National Observatory, National Optical Astronomy
                    Observatory; Astronomy Department, Indiana
                    University, Bloomington, IN 47405, USA), AD(Visiting
                    Astronomer, Kitt Peak National Observatory, National
                    Optical Astronomy Observatory; Department of
                    Physical Sciences, Arkansas Technical University,
                    Russellville, AR 72801-2222, USA)
Publication:        The Astronomical Journal, Volume 133, Issue 4, pp.
                    1645-1657 (2007). (AJ Homepage)
Publication Date:   04/2007
Origin:             IOP
Astronomy Keywords: binaries: close, stars: activity, stars: general,
                    stars: individual: ST Leonis Minoris, stars:
                    magnetic fields
DOI:                10.1086/511785
Bibliographic Code: 2007AJ....133.1645K

### Abstract

We present orbit-resolved spectroscopic and photometric observations of the polar ST LMi during its recent low and high states. In the low-state spectra, we report the presence of blue and red satellites in the Halpha emission line; the velocities and visibility of the satellites vary with phase. This behavior is similar to emission-line profile variations recently reported in the low state of AM Her, which were interpreted as being due to magnetically confined gas motions in large loops near the secondary. Our low-state spectroscopy of ST LMi is discussed in terms of extreme chromospheric activity on the secondary star. Concurrent photometry indicates that occasional low-level accretion may be present, as well as cool regions on the secondary near the inner Lagrangian point, L1. Furthermore, we report a new "extreme low state" of the system at V ~ 18.5 mag. Our orbital high-state spectroscopy reveals changes in the emission-line profiles with orbital phases that are similar to those reported by earlier high-state studies. The complicated emission-line profiles generally consist of two main components. The first has radial velocity variations identical to that of the major emission Halpha component seen in the low state. The second is an additional redshifted component appearing at the phases of maximum visibility of the accreting column of the white dwarf; it is interpreted as being due to infall velocities on the accreting magnetic pole of the white dwarf. At the opposite phases, an extended blue emission wing appears on the emission-line profiles. We confirm the presence of a broad absorption feature near 6275 Å, which has been previously identified as a Zeeman sigma- absorption component of Halpha. This feature appears at just those phases when the accretion pole region is most directly visible and most nearly face-on to the observer.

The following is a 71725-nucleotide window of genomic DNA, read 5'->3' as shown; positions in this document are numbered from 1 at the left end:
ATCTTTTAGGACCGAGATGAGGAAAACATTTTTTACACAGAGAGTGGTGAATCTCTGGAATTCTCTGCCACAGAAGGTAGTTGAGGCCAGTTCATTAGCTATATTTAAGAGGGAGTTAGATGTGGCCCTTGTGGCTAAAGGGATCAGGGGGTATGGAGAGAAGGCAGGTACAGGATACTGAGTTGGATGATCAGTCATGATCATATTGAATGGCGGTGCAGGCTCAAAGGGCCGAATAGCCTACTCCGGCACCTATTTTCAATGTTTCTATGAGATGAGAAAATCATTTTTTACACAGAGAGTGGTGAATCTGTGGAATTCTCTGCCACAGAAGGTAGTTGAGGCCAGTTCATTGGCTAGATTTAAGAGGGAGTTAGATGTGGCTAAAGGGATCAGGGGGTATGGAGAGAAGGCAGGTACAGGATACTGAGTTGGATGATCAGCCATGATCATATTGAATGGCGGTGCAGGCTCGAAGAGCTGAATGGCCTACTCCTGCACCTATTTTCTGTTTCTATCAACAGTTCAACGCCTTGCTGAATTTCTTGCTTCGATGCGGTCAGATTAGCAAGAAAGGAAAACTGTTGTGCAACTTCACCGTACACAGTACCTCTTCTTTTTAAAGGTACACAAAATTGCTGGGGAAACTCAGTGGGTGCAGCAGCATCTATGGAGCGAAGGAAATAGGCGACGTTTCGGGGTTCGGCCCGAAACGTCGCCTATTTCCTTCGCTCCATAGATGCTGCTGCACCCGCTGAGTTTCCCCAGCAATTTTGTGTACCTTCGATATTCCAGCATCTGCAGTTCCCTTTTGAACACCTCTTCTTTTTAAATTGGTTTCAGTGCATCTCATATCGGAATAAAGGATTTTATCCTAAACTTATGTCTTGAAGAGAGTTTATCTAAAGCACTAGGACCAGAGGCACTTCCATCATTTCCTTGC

Based on observations obtained with the Mayall 4 m telescope at Kitt Peak National Observatory, a division of the National Optical Astronomy Observatory, which is operated by the Association of Universities for Research in Astronomy, Inc., under cooperative agreement with the National Science Foundation.


Title:              Obtaining An MPC Observatory Code For Arkansas Tech
                    University
Authors:            Ahrns, Jason; Robertson, J. W.
Affiliation:        AA(Arkansas Tech University), AB(Arkansas Tech
                    University)
Publication:        2007 AAS/AAPT Joint Meeting, American Astronomical
                    Society Meeting 209, #25.11; Bulletin of the
                    American Astronomical Society, Vol. 38, p.935
Publication Date:   12/2006
Origin:             AAS
Bibliographic Code: 2006AAS...209.2511A

### Abstract

We report on our experiences in obtaining an official Minor Planet Center observatory code for the Arkansas Tech University Astronomical Observatory. Information is presented on the equipment and techniques used to provide the MPC with accurate coordinates of minor planets using a small campus observatory with undergraduate students resulting in a successful designation of H49 for the ATU observatory by the MPC.


Title:              Low-State Photometry of AM Her during 2005-06
Authors:            Robertson, Jeff W.; Kafka, S.; Honeycutt, K.;
                    Campbell, T.
Affiliation:        AA(Arkansas Tech University), AB(CTIO/NOAO, Chile),
                    AC(Indiana University), AD(Whispering Pines
                    Observatory)
Publication:        2007 AAS/AAPT Joint Meeting, American Astronomical
                    Society Meeting 209, #09.08; Bulletin of the
                    American Astronomical Society, Vol. 38, p.908
Publication Date:   12/2006
Origin:             AAS